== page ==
Briefing: Streamlined procedure sought to reach underground energy

Ministers are proposing to simplify the process for energy companies tapping subterranean resources, Catherine Howard reports.

A shale gas fracking rig in the US
A shale gas fracking rig in the US

Q: What are the current procedures for gaining underground access to oil, gas or geothermal energy sources?

A: Oil and gas in the UK is owned by the Crown. Licences to extract it are granted by the Department of Energy and Climate Change (DECC). However, in addition to a DECC licence, companies must obtain the consent of all landowners through whose land they need to drill to reach the resource. In Star Energy v Bocardo [2010], the Supreme Court confirmed that failure to do so would constitute a trespass.

Currently, if a company cannot reach agreement with all necessary landowners, it may apply to the secretary of state and, with his permission, to the courts for a grant of access rights through the Mines (Working Facilities and Support) Act 1966. There is no equivalent procedure through which geothermal companies can seek rights to use underground land without landowner consent.

Q: What are the government's proposals for changing the law on underground extraction?

A: On 23 May, the Department for Communities and Local Government (DCLG) announced a 12-week consultation on proposals to grant an automatic statutory right of access to companies extracting oil, gas or naturally occurring heat. The right would only apply at depths below 300 metres and would not obviate the need for other consents, such as planning permission and environmental permits.

Q: What problems with the current law has led the government to take this action?

A: The only reported case of the 1966 act procedure being used by a petroleum company is BP Petroleum Developments v Ryder [1987]. In that case, it took BP two years to secure access rights in respect of a single landowner.

When the existing legislation was originally enacted, onshore oil and gas was only extracted through vertical drilling, meaning that companies would usually only need the consent of a single landowner only. Nowadays, however, oil and gas is often extracted via lateral drilling.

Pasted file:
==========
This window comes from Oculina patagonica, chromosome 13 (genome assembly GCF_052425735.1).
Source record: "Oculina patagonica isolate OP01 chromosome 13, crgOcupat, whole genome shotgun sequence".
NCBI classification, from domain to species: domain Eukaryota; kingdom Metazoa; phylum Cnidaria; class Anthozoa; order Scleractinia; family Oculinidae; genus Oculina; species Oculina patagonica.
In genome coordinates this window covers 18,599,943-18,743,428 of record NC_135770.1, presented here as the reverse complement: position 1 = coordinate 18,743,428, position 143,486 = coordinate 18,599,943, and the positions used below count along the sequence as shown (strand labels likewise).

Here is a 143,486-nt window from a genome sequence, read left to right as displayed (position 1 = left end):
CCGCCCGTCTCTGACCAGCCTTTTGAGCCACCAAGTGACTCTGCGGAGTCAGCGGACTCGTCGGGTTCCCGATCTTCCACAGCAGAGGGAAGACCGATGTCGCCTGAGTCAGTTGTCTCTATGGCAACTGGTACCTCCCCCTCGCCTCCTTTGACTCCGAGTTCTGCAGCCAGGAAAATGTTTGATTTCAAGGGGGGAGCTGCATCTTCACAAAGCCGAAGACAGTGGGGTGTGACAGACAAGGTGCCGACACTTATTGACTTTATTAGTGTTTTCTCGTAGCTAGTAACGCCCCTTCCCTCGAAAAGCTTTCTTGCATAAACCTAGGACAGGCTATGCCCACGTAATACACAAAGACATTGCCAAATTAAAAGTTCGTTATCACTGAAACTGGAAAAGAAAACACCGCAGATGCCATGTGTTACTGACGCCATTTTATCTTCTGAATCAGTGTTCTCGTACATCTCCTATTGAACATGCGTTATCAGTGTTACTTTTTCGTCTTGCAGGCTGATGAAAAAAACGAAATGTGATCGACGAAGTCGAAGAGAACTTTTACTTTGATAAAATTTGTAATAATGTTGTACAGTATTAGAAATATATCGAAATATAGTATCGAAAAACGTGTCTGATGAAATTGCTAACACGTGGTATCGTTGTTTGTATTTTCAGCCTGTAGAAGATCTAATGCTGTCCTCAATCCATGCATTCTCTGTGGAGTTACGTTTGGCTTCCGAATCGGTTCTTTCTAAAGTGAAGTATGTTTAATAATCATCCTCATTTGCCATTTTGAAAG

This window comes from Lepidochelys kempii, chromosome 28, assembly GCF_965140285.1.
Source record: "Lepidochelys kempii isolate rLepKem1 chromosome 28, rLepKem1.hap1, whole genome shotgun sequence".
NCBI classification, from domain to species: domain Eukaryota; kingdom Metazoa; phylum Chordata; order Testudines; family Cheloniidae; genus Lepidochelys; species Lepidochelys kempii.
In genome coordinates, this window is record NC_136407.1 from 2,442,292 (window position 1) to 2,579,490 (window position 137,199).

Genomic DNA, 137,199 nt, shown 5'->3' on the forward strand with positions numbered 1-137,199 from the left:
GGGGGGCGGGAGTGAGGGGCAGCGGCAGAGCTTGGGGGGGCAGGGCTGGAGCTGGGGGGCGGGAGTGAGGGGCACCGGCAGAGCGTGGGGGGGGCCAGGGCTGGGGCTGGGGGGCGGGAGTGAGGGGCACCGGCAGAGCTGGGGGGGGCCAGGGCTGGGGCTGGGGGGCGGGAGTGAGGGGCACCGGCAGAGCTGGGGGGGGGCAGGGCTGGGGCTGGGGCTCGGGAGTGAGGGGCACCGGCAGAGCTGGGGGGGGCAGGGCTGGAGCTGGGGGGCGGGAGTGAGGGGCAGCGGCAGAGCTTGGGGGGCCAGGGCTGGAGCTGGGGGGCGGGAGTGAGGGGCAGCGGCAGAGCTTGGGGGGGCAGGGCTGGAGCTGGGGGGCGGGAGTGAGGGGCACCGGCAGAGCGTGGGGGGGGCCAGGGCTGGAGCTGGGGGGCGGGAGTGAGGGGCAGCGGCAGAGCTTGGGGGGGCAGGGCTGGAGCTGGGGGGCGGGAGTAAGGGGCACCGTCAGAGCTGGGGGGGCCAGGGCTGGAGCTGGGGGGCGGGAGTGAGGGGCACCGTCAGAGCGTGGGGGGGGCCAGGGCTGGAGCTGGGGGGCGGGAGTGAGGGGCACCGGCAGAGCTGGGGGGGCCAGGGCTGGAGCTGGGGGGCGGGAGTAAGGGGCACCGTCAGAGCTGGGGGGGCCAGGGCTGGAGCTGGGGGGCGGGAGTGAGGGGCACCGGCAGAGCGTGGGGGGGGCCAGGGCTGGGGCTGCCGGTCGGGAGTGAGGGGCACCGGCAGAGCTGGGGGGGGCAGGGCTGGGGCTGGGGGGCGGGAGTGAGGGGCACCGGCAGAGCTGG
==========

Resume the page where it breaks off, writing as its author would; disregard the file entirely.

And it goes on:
The proposed change is seen as necessary not only to assist development of the shale gas industry, but also to enable the law to catch up with the way in which conventional oil and gas is extracted.

It is equally significant for the geothermal industry. Geothermal projects will often be located in densely populated areas, meaning that the refusal of even one landowner could prevent a project from going ahead.

Q: Is there a precedent for the provision of a statutory right of access for resource extraction?

A: Section 51 of the Coal Industry Act 1994 provides an automatic statutory right of access to underground land to companies licensed by the Coal Authority to extract coal. Like coal, shale gas and geothermal development may require the use of large areas of underground land in hundreds or even thousands of separate ownerships.

Q: What payment is proposed in return for the right of access and how does this compare with existing payments?

A: Only nominal compensation of around £50 is likely to be awarded to any landowner by the courts under the 1966 act procedure. This follows the judgement in Bocardo that underground land at the kind of depths involved in petroleum extraction has no value and that landowners will not be affected "one iota" by such operations.

Under the DCLG's consultation proposals, the petroleum and geothermal industries would put in place a voluntary payment scheme providing local communities with £20,000 for each lateral well extending more than 200 metres. If more than one lateral well is drilled in the same vertical plane, only one payment would be made. The industry is also expected to propose a non-statutory public notification system identifying the relevant area of underground land. The DCLG says it would prefer payments to be made to a "relevant community body", rather than being split between individual landowners.

To guard against any future retraction of the voluntary scheme by industry, the government will have powers to establish a statutory scheme through secondary legislation.

Catherine Howard is a senior associate at law firm Herbert Smith Freehills LLP


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